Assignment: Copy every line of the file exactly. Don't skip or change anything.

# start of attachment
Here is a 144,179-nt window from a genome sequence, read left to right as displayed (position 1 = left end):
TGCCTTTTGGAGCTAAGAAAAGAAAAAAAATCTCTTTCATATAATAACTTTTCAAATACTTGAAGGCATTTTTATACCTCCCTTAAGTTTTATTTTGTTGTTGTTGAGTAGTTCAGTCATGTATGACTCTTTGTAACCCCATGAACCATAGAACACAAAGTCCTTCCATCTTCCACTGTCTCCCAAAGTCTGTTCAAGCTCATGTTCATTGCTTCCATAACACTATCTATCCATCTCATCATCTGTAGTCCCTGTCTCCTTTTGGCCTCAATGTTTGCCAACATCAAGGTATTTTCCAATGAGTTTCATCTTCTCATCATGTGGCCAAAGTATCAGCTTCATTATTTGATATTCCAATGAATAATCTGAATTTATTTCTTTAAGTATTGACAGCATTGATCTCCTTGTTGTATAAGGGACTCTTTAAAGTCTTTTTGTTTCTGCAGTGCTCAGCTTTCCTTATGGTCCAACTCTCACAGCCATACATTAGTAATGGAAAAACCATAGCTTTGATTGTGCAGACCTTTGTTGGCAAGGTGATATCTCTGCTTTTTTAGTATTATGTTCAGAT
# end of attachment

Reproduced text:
Here is a 144,179-nt window from a genome sequence, read left to right as displayed (position 1 = left end):
TGCCTTTTGGAGCTAAGAAAAGAAAAAAAATCTCTTTCATATAATAACTTTTCAAATACTTGAAGGCATTTTTATACCTCCCTTAAGTTTTATTTTGTTGTTGTTGAGTAGTTCAGTCATGTATGACTCTTTGTAACCCCATGAACCATAGAACACAAAGTCCTTCCATCTTCCACTGTCTCCCAAAGTCTGTTCAAGCTCATGTTCATTGCTTCCATAACACTATCTATCCATCTCATCATCTGTAGTCCCTGTCTCCTTTTGGCCTCAATGTTTGCCAACATCAAGGTATTTTCCAATGAGTTTCATCTTCTCATCATGTGGCCAAAGTATCAGCTTCATTATTTGATATTCCAATGAATAATCTGAATTTATTTCTTTAAGTATTGACAGCATTGATCTCCTTGTTGTATAAGGGACTCTTTAAAGTCTTTTTGTTTCTGCAGTGCTCAGCTTTCCTTATGGTCCAACTCTCACAGCCATACATTAGTAATGGAAAAACCATAGCTTTGATTGTGCAGACCTTTGTTGGCAAGGTGATATCTCTGCTTTTTTAGTATTATGTTCAGAT